Getting convicted of a criminal offense can ruin your personal, social and professional life. A criminal conviction can also mean loss of privileges like firearm ownership, driving and voting rights. For more serious felonies, a conviction can mean a long jail term and thousands in fines and legal fees.
If you have gone through a criminal trial and lost your case, you might want to appeal your conviction. However, regardless of the circumstances leading up to your conviction, the first question you are likely to grapple with is whether your trial lawyer should also handle your appeal or not.
Here are two reasons why you should never let your trial lawyer handle your appeal.
The appellate process is full of traps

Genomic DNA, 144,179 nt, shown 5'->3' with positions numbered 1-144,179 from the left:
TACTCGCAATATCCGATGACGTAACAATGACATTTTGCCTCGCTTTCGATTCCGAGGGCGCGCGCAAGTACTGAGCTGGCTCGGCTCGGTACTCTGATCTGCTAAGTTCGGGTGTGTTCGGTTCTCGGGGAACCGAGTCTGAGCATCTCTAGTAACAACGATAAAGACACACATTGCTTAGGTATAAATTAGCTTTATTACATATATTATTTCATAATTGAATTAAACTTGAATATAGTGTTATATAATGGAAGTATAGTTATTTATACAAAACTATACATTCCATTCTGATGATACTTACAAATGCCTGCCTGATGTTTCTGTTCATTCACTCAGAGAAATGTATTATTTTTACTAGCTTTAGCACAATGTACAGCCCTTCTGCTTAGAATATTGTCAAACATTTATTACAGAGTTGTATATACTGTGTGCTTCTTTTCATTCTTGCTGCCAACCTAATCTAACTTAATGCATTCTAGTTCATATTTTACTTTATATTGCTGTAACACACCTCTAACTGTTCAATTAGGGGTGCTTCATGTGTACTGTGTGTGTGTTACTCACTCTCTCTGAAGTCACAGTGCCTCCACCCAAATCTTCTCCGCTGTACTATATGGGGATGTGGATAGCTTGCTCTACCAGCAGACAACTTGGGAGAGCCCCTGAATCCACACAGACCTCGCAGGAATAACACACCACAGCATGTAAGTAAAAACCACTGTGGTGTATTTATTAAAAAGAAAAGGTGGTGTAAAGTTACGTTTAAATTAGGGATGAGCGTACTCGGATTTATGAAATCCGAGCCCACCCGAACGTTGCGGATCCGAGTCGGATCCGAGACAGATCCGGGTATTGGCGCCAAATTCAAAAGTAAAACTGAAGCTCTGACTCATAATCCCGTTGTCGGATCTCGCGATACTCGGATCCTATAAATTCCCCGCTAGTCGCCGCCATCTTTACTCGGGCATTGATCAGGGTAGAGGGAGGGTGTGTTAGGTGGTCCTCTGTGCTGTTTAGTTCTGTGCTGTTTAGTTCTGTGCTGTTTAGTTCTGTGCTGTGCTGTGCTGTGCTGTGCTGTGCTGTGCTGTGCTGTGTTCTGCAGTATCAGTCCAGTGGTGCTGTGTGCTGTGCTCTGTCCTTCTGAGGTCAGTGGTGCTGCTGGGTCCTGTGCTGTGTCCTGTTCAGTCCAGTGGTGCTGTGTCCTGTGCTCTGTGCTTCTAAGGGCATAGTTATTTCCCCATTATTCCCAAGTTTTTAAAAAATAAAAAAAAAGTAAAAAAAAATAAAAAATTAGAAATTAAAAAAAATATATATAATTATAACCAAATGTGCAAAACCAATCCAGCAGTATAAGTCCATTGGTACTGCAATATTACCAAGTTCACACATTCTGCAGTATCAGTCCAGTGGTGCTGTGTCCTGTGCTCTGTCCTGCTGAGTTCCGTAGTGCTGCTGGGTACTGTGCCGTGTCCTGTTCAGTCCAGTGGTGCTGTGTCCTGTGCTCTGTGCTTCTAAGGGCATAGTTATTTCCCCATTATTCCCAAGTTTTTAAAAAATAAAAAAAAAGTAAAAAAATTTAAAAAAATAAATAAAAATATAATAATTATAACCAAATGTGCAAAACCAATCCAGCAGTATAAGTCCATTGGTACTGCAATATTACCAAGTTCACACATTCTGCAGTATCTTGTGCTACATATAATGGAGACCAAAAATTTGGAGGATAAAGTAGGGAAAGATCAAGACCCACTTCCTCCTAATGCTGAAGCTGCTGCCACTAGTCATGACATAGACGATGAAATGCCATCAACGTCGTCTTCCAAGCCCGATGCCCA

The appeals process tends to be quite different from the trial proceeding. As such, it is not unusual for your trial attorney to lack an understanding of how the appeals process works. With so much on the line, the last thing you want is your appellate lawyer learning the rules on the fly. It is important that you engage an attorney who knows the rules of the game as well as the common pitfalls to avoid at each stage of the appeals process.
You may need a change in strategy
Your trial lawyer is likely to use the same approach during your appeal that they used during the trial. Thus, if your conviction had something to do with your lawyer’s mistake, they might subconsciously repeat the same during your appeal. During an appeal, you may need to consider the possibility that you relied on the ineffective assistance of counsel at your original trial — and that means your original attorney shouldn’t be involved.
Appealing a criminal conviction can be a daunting task. However, with effective representation, you can synthesize an otherwise complicated case into a handful of critical arguments to boost your chances of getting a favorable verdict.